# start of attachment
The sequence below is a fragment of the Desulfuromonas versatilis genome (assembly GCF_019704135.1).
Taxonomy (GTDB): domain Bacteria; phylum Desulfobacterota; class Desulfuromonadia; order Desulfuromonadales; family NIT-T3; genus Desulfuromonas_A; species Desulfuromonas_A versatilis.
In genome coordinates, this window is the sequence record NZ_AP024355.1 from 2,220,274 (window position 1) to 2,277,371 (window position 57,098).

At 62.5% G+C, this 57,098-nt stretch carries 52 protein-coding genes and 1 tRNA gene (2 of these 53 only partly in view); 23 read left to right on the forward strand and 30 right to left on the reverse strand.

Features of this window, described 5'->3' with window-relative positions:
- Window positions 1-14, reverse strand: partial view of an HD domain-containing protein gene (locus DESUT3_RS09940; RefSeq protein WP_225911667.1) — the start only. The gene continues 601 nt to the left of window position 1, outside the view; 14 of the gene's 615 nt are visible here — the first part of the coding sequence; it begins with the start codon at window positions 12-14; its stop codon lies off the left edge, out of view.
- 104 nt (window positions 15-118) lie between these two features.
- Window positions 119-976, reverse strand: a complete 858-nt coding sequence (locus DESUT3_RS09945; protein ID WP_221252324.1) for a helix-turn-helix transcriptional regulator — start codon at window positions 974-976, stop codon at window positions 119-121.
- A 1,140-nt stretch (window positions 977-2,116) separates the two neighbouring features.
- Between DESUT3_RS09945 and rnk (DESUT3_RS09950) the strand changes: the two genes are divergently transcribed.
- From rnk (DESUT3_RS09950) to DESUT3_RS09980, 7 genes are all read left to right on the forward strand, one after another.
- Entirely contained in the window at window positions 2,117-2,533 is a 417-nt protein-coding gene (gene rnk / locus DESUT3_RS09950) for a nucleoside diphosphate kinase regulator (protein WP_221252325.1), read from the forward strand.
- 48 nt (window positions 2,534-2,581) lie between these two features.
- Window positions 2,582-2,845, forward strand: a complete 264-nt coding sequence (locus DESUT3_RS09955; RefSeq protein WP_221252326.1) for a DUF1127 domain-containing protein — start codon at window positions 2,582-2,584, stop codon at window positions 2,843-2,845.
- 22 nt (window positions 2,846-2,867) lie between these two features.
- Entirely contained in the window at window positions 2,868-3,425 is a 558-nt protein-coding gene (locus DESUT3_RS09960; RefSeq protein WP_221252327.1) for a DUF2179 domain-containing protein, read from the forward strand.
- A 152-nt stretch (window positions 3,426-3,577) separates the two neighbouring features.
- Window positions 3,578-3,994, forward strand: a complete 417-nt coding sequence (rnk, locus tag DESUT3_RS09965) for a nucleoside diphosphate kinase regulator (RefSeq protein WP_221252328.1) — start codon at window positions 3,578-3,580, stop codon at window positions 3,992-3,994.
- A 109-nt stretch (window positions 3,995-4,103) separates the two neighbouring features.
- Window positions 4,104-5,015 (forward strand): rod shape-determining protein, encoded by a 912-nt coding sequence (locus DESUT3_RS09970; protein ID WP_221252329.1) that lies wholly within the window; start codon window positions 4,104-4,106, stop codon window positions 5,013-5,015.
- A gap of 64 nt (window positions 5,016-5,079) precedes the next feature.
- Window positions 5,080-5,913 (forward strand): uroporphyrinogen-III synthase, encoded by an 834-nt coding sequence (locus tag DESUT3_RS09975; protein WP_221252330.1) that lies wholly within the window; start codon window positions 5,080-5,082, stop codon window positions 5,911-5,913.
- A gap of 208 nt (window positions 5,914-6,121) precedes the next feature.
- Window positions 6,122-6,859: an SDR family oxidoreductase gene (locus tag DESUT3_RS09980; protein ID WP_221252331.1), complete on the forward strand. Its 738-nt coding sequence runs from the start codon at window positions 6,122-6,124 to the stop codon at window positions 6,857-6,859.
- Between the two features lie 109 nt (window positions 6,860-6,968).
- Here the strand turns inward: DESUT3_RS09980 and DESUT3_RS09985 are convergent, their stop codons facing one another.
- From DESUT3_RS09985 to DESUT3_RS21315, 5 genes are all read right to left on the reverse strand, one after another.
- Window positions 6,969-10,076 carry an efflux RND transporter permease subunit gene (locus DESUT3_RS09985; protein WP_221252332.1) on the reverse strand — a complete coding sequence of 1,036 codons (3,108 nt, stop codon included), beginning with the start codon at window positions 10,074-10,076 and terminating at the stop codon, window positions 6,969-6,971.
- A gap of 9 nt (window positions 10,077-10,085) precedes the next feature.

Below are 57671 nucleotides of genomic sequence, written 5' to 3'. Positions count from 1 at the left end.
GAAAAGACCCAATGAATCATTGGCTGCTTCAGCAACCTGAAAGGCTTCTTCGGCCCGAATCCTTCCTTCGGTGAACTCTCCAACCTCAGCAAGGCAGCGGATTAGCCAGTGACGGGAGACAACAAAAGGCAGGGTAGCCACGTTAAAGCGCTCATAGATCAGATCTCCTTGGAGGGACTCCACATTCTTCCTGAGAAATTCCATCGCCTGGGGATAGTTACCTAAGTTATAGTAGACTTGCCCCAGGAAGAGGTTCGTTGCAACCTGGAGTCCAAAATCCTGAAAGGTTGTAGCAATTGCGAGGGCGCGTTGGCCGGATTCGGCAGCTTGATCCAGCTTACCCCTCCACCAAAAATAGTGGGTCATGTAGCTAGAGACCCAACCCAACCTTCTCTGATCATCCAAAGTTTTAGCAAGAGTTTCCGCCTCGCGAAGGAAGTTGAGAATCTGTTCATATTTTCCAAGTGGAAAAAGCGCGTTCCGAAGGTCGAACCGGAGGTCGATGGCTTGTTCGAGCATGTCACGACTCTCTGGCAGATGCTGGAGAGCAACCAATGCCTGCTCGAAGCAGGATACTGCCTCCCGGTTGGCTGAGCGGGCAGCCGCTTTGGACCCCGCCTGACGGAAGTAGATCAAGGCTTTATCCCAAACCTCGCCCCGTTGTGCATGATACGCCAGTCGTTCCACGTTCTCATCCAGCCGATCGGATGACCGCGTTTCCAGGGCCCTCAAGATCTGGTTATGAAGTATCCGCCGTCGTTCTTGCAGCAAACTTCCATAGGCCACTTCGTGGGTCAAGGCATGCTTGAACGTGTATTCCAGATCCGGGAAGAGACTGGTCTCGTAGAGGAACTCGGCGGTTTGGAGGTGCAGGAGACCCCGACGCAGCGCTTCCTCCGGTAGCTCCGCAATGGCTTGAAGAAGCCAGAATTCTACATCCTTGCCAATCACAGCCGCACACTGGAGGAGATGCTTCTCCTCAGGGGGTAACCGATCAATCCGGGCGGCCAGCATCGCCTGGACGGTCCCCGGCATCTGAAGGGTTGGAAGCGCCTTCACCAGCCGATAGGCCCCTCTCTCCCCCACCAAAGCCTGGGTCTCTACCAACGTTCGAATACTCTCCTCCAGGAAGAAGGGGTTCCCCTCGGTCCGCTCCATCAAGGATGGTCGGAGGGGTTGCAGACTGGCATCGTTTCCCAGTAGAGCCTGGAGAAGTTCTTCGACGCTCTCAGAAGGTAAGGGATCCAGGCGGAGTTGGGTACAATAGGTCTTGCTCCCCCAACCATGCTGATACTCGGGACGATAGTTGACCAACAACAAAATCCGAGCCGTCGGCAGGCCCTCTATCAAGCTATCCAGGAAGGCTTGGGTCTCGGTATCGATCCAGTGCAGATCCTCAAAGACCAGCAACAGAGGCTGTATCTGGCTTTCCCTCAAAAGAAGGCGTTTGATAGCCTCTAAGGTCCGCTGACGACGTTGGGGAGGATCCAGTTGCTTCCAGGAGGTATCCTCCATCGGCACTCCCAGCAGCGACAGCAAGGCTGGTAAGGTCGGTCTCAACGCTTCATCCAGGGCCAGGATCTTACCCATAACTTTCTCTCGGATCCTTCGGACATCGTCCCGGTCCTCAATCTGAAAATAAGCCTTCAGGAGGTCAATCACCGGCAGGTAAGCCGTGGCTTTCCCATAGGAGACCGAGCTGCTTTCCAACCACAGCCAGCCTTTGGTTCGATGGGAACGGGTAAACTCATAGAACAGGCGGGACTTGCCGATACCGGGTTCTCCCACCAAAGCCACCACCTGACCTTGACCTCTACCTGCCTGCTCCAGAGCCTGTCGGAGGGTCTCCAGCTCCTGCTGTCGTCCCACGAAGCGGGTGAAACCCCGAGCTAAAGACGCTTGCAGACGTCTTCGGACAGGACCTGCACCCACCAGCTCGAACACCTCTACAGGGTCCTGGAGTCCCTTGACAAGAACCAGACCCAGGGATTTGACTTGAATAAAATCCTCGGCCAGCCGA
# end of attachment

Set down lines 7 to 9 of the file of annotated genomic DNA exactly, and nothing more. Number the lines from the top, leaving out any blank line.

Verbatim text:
- 104 nt (window positions 15-118) lie between these two features.
- Window positions 119-976, reverse strand: a complete 858-nt coding sequence (locus DESUT3_RS09945; protein ID WP_221252324.1) for a helix-turn-helix transcriptional regulator — start codon at window positions 974-976, stop codon at window positions 119-121.
- A 1,140-nt stretch (window positions 977-2,116) separates the two neighbouring features.